I respect that Pierce makes a nice product for the most part, but they've pulled everything out of the DX series that makes a Pierce a Pierce.
    Last edited by npfd801; 12-22-2010 at 03:17 AM. Reason: Typos
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    Are you in New Hampshire - Chec out http://www.valleyfireequipment.com/

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    I have some advice for a tanker....we had a nearby department purchase a new US Tanker (sharp looking truck) and they went with the elliptical stainless wrapped polytank. While talking to thier chief at one of thier fundraisers someone questioned why they had gone elliptical and his response was "well do you see any other tanker trucks (oilfield, etc.)on the road using square tanks, thier has got to be a reason they are using a round tank."
    So keep this in mind, they also put the three way dump on the rear, but it looks kinda gaudy and a lot of weight hanging back thier...i would put the side dumps built into the sides behing the rear wheel
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    Quote Originally Posted by BoxAlarm187 View Post
    Or he might find that the dealer provides excellent warranty work.

    It wouldn't be a day at FH.com without a jab at Pierce, would it?
    Sometimes the truth hurts more people than others.
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    Pierce makes some decent overpriced firetrucks. And there are some greatfire trucks built in Florida. But neither category are made in Bradenton Florida.

    Look at regional builders for max bang for the $. But stay away from the lowest priced builders. There is inexpensive and then there is cheap.


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    We went through this a few years ago... whatamess (pronounced FUBAR)

    Generate a list of what YOU, as a department NEED the truck to do.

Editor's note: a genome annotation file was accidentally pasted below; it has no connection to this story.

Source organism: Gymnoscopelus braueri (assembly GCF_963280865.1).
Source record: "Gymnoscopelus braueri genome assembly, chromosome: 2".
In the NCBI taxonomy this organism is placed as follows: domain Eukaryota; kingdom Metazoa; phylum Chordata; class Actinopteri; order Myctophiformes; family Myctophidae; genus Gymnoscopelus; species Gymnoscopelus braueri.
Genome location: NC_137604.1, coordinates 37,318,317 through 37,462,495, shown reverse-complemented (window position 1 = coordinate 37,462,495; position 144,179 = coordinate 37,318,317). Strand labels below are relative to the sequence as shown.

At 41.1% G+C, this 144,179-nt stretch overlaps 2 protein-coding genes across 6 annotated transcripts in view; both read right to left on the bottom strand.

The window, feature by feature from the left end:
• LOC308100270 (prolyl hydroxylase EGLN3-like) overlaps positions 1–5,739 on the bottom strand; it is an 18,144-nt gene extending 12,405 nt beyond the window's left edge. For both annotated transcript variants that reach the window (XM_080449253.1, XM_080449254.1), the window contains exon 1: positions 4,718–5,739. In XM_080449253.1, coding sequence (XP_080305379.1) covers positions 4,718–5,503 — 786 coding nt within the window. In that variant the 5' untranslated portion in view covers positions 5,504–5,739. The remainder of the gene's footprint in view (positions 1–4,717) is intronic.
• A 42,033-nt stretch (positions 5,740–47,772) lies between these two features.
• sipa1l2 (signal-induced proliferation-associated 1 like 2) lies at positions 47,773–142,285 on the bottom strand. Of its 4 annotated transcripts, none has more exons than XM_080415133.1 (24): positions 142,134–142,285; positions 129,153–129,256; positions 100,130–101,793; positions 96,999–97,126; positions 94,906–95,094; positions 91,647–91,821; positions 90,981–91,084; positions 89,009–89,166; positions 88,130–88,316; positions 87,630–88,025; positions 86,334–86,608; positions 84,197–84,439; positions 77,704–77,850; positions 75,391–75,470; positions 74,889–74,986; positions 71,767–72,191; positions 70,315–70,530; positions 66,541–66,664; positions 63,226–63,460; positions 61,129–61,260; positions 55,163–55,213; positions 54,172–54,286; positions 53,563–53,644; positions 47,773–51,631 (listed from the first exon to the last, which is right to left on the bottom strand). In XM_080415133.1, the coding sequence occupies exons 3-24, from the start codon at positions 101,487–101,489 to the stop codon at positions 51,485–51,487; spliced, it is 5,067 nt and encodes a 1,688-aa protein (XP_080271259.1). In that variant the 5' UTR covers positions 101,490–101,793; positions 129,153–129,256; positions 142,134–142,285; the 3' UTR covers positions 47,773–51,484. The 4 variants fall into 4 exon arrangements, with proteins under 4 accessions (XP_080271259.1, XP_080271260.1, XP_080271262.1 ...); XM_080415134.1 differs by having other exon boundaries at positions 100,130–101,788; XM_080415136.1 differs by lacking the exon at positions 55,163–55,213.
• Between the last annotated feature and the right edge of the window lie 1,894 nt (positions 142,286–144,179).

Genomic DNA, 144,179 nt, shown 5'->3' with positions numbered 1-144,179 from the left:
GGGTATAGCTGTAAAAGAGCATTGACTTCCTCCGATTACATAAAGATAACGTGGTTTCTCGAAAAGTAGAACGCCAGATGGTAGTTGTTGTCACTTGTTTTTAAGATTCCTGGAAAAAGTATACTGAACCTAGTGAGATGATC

Don't skimp on axle weights, tank construction, port-a-pond sizes (exceed the tank), fills, venting, ect.

    Get a pump size in mind that you want.(Do you wanna relay pump with this or just push water for nursing?)

    Do you want ladders to the top? Comply with NFPA?, Exceed NFPA? Lighting (led, other), Extra hose or a hosebed? Intake sizes (5",4") Cab size? ect, ect, ect.



    Now, when you get this list together, does the Peirce dx trashtender series meet up with what you want? (probably not)

    Once you have a rough set of specs to go by, then present it to various manufacturers. Remember, local or giant, YOU are the one spending the dime, make em earn it. There are tons of regional builders that will give you a good build. Just don't skimp on the stuff like axle weights, pumps, inlets/outlets and ponds. You can usually get a great barebones tanker at a reasonable price locally or you can get a cookie cutter from Peirced, E-nOne, Rosen(bum)bauer, ect. There are so many regional builders throughout the US that you can throw a spanner wrench ten times and probably crack one up side the head....Do your homework, don't let peirce(d) do it for you.

    I in no way disrespect or endorse any of the truck manufacturers listed here...I poke fun, but I do have a fair comprehension of what each company must do to produce a truck.

    One other suggestion is to go look at trucks that these companies have produced. Sometimes a picture is not near as truthful as the real McCoy.
    Last edited by Fireeaterbob; 01-04-2011 at 09:03 PM. Reason: Addition
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    Our area is rural and 120 square miles with limited hydrant avails. Looking for 2000 gals or so. Have looked at Midwest, Four Guys, Deep South, and Fouts. Need to keep the truck at 2 axles with 750gpm per our grant. Looking to get the most bang for the buck. Thanks for any ideas.